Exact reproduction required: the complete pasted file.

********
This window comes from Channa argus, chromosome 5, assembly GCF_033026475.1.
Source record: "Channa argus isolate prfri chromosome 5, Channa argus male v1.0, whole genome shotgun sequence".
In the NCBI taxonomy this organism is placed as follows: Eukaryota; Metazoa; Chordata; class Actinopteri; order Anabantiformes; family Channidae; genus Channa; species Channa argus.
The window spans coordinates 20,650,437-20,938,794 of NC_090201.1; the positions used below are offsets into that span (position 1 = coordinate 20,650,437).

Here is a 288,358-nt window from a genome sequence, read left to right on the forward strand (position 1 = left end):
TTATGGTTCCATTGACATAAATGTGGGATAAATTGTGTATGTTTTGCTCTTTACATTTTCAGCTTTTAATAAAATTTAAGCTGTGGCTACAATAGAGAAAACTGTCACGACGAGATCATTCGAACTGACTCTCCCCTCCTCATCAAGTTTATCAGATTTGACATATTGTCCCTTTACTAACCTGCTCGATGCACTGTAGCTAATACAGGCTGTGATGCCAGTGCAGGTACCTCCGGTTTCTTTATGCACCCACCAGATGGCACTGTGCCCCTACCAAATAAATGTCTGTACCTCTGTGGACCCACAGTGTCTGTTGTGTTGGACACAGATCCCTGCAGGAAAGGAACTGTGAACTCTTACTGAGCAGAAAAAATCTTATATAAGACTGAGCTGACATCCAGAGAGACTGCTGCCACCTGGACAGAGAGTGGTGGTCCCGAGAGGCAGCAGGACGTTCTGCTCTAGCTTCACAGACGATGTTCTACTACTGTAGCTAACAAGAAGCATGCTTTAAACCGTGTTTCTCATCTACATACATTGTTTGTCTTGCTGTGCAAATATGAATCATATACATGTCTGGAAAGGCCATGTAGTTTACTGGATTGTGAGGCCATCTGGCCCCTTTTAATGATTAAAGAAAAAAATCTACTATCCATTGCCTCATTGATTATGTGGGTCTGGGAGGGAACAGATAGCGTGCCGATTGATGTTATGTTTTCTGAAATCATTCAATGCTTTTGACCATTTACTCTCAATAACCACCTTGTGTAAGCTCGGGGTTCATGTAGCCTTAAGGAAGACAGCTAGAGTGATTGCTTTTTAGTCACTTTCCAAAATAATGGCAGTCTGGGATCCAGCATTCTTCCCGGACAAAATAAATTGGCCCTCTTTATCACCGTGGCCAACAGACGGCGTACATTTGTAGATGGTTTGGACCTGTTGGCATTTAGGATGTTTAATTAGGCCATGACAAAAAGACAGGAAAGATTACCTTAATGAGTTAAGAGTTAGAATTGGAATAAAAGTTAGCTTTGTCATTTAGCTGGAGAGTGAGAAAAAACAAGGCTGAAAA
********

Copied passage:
This window comes from Channa argus, chromosome 5, assembly GCF_033026475.1.
Source record: "Channa argus isolate prfri chromosome 5, Channa argus male v1.0, whole genome shotgun sequence".
In the NCBI taxonomy this organism is placed as follows: Eukaryota; Metazoa; Chordata; class Actinopteri; order Anabantiformes; family Channidae; genus Channa; species Channa argus.
The window spans coordinates 20,650,437-20,938,794 of NC_090201.1; the positions used below are offsets into that span (position 1 = coordinate 20,650,437).

Here is a 288,358-nt window from a genome sequence, read left to right on the forward strand (position 1 = left end):
TTATGGTTCCATTGACATAAATGTGGGATAAATTGTGTATGTTTTGCTCTTTACATTTTCAGCTTTTAATAAAATTTAAGCTGTGGCTACAATAGAGAAAACTGTCACGACGAGATCATTCGAACTGACTCTCCCCTCCTCATCAAGTTTATCAGATTTGACATATTGTCCCTTTACTAACCTGCTCGATGCACTGTAGCTAATACAGGCTGTGATGCCAGTGCAGGTACCTCCGGTTTCTTTATGCACCCACCAGATGGCACTGTGCCCCTACCAAATAAATGTCTGTACCTCTGTGGACCCACAGTGTCTGTTGTGTTGGACACAGATCCCTGCAGGAAAGGAACTGTGAACTCTTACTGAGCAGAAAAAATCTTATATAAGACTGAGCTGACATCCAGAGAGACTGCTGCCACCTGGACAGAGAGTGGTGGTCCCGAGAGGCAGCAGGACGTTCTGCTCTAGCTTCACAGACGATGTTCTACTACTGTAGCTAACAAGAAGCATGCTTTAAACCGTGTTTCTCATCTACATACATTGTTTGTCTTGCTGTGCAAATATGAATCATATACATGTCTGGAAAGGCCATGTAGTTTACTGGATTGTGAGGCCATCTGGCCCCTTTTAATGATTAAAGAAAAAAATCTACTATCCATTGCCTCATTGATTATGTGGGTCTGGGAGGGAACAGATAGCGTGCCGATTGATGTTATGTTTTCTGAAATCATTCAATGCTTTTGACCATTTACTCTCAATAACCACCTTGTGTAAGCTCGGGGTTCATGTAGCCTTAAGGAAGACAGCTAGAGTGATTGCTTTTTAGTCACTTTCCAAAATAATGGCAGTCTGGGATCCAGCATTCTTCCCGGACAAAATAAATTGGCCCTCTTTATCACCGTGGCCAACAGACGGCGTACATTTGTAGATGGTTTGGACCTGTTGGCATTTAGGATGTTTAATTAGGCCATGACAAAAAGACAGGAAAGATTACCTTAATGAGTTAAGAGTTAGAATTGGAATAAAAGTTAGCTTTGTCATTTAGCTGGAGAGTGAGAAAAAACAAGGCTGAAAA